I did that presentation there yesterday. I had added a piece on top, to stretch things a bit more in the direction of WCF: the Game Status Viewer uses an additional published service to query game status information and displays that in a console window.
Here are the slides and samples in that most current version: Net3GameChallengeNewcastle.zip (393498 bytes)
During the presentation I also mentioned that permissions problem that comes up when you run the sample from Step6 as an “ordinary” user. If this happens, you will get an error message like this: HTTP could not register URL http://+:8888/. Your process does not have access rights to this namespace (see http://go.microsoft.com/fwlink/?LinkId=70353 for details).
The link to the Microsoft page has all the information you need, not just for Vista, but also for other Windows versions. On Vista, you use the netsh tool (as administrator) to add an entry to the urlacl list:
netsh> http add urlacl url=http://+:8888/ user=Everyone
Of course this example is not very secure – modify as needed. Removing the entry from the urlacl list is equally easy to do:
netsh> http delete urlacl url=http://+:8888/
A word of caution: in any real world application you should carefully evaluate your requirements when this happens to you. These URL namespaces are protected for good reason, and making them available for arbitrary use may have security implications.
If you examine the default urlacl list, you will see that there are entries there for certain use cases, like the one for the URL http://+:80/Temporary_Listen_Addresses/. You should probably use those in most cases instead of creating your own.
Important Update:I just heard from my friend Dominick that I’m really full of shit (update to the update: Dominick just asked me to make it clear that “full of shit” were not the words he used <g>) with regard to that recommendation I was making above. The entry http://+:80/Temporary_Listen_Addresses/ is in fact there for a particular purpose, but that purpose is not for anybody else to use it. It is also highly doubtful whether it’s a good idea for that entry to be there at all, since it introduces a security hole by default… well, that was actually something that came to my mind when I saw it, but I wasn’t going to go into it in any detail. Anyway, apparently this hole should really have been removed in .NET 3.5, but it didn’t happen. In any case, again, it’s not recommended you use it.
So what are you supposed to do? In general, Microsoft takes the position that establishing a listener on a machine is always an operation that should require administrative privileges. I’m not entirely sure I agree with that, but that’s a different matter – in any case it always requires an administrator to do some configuration work when a process that doesn’t have admin privileges itself wants to do some listening. In the case of a boring TCP listener, it will be the Windows Firewall that reacts to this, and it brings up the usual nice UI that allows anybody with a knowledge of the Administrator password to do what’s necessary to make the process work. In the case of the HTTP listener, like in that demo of mine, it’s not the firewall, but instead http.sys, the subsystem for the handling of HTTP communications, that reacts to the listener becoming active. Http.sys in turn requires some special privilege handling because it uses a mechanism known as port sharing internally – yes, even if there isn’t actually any port sharing (in the colloquial sense) going on. For some reason, the powers that be at Microsoft have decided that a UI for this configuration, like the one the firewall has, is not needed… or whatever. In any case, it’s not there. And that’s what makes fiddling with netsh necessary.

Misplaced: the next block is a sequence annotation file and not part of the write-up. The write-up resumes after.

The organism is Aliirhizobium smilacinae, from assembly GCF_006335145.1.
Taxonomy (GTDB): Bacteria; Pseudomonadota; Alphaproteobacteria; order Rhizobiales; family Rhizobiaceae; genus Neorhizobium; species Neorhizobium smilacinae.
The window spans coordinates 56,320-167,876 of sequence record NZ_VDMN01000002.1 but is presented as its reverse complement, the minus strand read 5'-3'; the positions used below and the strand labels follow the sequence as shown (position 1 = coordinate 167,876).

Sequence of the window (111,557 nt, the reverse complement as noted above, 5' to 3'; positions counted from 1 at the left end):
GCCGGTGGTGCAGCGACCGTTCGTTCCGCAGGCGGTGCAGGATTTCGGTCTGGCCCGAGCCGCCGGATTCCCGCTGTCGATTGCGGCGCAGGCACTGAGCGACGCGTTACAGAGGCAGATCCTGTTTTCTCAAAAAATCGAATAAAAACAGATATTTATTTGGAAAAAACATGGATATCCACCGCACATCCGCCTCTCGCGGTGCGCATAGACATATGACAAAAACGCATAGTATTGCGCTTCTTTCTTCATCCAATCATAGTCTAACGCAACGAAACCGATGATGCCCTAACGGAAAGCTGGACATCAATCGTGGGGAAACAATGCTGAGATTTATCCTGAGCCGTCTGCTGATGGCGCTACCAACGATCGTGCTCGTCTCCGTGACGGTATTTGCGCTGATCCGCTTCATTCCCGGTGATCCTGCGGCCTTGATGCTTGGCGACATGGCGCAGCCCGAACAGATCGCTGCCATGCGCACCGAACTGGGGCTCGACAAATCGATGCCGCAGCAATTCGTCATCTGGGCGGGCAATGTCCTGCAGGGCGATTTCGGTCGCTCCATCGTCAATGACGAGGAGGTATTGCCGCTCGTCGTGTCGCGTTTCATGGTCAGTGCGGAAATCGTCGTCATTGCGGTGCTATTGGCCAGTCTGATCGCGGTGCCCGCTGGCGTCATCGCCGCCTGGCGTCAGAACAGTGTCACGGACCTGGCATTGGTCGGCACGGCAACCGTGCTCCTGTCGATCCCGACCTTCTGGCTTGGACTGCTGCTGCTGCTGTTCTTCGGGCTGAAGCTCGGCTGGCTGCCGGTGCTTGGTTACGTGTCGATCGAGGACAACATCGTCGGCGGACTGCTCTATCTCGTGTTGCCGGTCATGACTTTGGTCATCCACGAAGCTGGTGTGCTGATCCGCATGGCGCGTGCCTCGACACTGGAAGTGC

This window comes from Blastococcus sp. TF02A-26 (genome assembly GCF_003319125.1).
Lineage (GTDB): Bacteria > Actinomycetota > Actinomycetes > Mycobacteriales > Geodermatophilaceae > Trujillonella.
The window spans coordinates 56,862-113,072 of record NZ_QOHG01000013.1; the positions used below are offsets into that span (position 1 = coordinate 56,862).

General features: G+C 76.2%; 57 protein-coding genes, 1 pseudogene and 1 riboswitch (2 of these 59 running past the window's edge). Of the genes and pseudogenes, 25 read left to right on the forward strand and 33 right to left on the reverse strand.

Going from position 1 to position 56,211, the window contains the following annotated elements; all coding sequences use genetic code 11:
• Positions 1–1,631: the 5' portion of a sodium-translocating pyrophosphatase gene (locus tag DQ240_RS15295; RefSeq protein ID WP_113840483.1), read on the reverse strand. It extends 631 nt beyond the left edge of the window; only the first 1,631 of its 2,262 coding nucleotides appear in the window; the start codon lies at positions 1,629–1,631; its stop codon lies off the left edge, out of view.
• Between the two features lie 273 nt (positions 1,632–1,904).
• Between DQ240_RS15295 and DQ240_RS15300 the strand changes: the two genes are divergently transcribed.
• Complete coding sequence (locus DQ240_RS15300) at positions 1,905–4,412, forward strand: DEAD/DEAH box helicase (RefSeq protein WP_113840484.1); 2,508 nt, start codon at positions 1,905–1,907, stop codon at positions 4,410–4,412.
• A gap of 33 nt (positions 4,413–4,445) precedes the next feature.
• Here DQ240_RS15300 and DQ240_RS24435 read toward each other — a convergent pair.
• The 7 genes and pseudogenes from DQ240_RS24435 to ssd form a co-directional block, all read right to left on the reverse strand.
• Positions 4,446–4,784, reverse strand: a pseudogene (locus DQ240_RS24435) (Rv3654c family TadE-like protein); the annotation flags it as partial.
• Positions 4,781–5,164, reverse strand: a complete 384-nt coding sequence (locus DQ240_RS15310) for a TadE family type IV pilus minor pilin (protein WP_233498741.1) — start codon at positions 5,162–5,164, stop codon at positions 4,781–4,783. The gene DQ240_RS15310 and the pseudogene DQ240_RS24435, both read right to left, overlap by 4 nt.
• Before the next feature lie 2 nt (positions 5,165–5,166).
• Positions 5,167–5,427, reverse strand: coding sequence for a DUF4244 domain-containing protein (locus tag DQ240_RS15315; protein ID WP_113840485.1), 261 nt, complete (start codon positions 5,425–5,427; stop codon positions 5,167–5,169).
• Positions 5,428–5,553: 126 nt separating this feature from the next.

Back to the question what you’re supposed to do. There are a few different things you could do. First – don’t use HTTP. WCF makes it very simple to go for TCP instead, for instance, and while there’s still security infrastructure in place, it’s a lot easier for the end user to deal with, assuming he knows the Administrator password. Of course one downside of this is that you can’t publish anything that requires HTTP to comply with expectations, like XML Web Services. Second – establish your own specific rule using netsh. Specific to your application, that is. The optimal way of configuring this rule would involve specifying a URL that’s as complete as you can make it, use a non-standard port, and create your own user group to assign the privilege to. If you don’t want your own user group, at least make sure not to use Everyone – NT AUTHORITYINTERACTIVE or NT AUTHORITYAuthenticated Users is a lot better than that.
So that’s it. I wasn’t going to go into a great level of detail on this, but there you go… at least I think my recommendation makes a lot more sense now. Dominick has a wrap up of his http.sys related discussion on his blog (and here’s his original post). He’s also written a tool for http.sys acl configuration on Windows XP and Server 2003, which you can find here.